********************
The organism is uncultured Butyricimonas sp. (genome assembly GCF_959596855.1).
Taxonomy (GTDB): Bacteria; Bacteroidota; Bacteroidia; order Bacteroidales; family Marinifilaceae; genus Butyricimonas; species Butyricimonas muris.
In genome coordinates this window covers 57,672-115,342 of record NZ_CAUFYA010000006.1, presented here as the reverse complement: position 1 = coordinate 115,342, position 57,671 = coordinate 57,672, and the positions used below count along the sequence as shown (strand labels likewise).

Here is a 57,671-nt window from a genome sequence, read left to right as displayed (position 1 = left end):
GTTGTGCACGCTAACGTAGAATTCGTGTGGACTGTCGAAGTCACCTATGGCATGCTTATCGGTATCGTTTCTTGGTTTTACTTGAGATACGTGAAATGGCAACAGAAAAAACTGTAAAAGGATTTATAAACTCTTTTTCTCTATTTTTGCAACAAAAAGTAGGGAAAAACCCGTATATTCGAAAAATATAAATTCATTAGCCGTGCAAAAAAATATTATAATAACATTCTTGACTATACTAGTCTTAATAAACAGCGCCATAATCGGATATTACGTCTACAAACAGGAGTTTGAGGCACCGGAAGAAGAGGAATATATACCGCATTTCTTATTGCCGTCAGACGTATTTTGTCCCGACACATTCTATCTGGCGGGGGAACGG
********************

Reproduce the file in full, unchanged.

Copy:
The organism is uncultured Butyricimonas sp. (genome assembly GCF_959596855.1).
Taxonomy (GTDB): Bacteria; Bacteroidota; Bacteroidia; order Bacteroidales; family Marinifilaceae; genus Butyricimonas; species Butyricimonas muris.
In genome coordinates this window covers 57,672-115,342 of record NZ_CAUFYA010000006.1, presented here as the reverse complement: position 1 = coordinate 115,342, position 57,671 = coordinate 57,672, and the positions used below count along the sequence as shown (strand labels likewise).

Here is a 57,671-nt window from a genome sequence, read left to right as displayed (position 1 = left end):
GTTGTGCACGCTAACGTAGAATTCGTGTGGACTGTCGAAGTCACCTATGGCATGCTTATCGGTATCGTTTCTTGGTTTTACTTGAGATACGTGAAATGGCAACAGAAAAAACTGTAAAAGGATTTATAAACTCTTTTTCTCTATTTTTGCAACAAAAAGTAGGGAAAAACCCGTATATTCGAAAAATATAAATTCATTAGCCGTGCAAAAAAATATTATAATAACATTCTTGACTATACTAGTCTTAATAAACAGCGCCATAATCGGATATTACGTCTACAAACAGGAGTTTGAGGCACCGGAAGAAGAGGAATATATACCGCATTTCTTATTGCCGTCAGACGTATTTTGTCCCGACACATTCTATCTGGCGGGGGAACGG